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African Studies Students Present at International Conference

Two students from the African studies program, presented papers this past weekend at an international African studies conference held at Carleton University in Ottawa.

Hosted by Carleton’s Institute of African Studies, the conference showcased exemplary undergraduate research from students at various Canadian and U.S. universities as well as several participants who contributed digital presentations from as far away as Accra, Ghana. 

Emily Adams ’16 presented a paper, titled “The Inheritance: Colonial Britain’s Role in Modern Kenya’s AIDS Epidemic.” Based on her spring 2015 participation on the Kenya Semester Program and summer University Fellowship, her paper examined the legacy of colonial public health infrastructure and social norms about sex and disease. Through the historical lens of syphilis, she argued that the postcolonial Kenya’s state view of HIV represents a number of continuities with the way sexually-transmitted diseases were viewed under colonial rule.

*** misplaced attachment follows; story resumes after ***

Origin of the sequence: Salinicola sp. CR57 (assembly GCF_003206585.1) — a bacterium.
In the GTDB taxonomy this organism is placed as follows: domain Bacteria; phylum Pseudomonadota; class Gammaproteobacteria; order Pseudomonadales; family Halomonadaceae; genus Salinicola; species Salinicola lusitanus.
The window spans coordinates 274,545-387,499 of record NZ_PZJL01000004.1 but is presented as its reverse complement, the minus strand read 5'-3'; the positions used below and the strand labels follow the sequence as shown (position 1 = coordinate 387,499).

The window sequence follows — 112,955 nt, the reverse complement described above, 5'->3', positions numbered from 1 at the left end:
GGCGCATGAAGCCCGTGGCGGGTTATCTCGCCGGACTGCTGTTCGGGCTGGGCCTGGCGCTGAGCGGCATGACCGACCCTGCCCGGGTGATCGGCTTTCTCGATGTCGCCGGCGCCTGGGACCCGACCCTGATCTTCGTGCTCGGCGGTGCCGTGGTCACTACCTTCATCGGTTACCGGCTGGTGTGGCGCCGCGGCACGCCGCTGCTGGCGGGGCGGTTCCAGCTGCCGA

Caitlin Sheridan ’15 presented a paper, titled “The ‘Tutsi Genocide’: The Politics of Public History and Education in Post-Conflict Rwanda.” Based off of her 2015 honors thesis in history and African studies, Caitlin explored the role of public history in the reconciliation process in Rwanda since the 1994 genocide. She argues that through genocide memorials, history education and the gacaca justice system, the Rwandan state imposes a partisan narrative of the past to justify their particular political position.

Matt Carotenuto, associate professor of history and coordinator of African studies, served as one of the faculty moderators for the conference. Carotenuto notes that he was “particularly impressed with the interdisciplinary breath and quality of the presentations. Both Emily and Caitlin presented papers on the cutting edge of African studies research and completed archival research at a level which would rival graduate student research in their respective fields. As alumni of the Kenya Semester Program, their work represents the transformative opportunity we have here at St. Lawrence to integrate and process off-campus experiences through collaborative research with faculty back on campus.”

Caitlin and Emily were invited to have their paper published in a special digital collection available soon through Carleton University.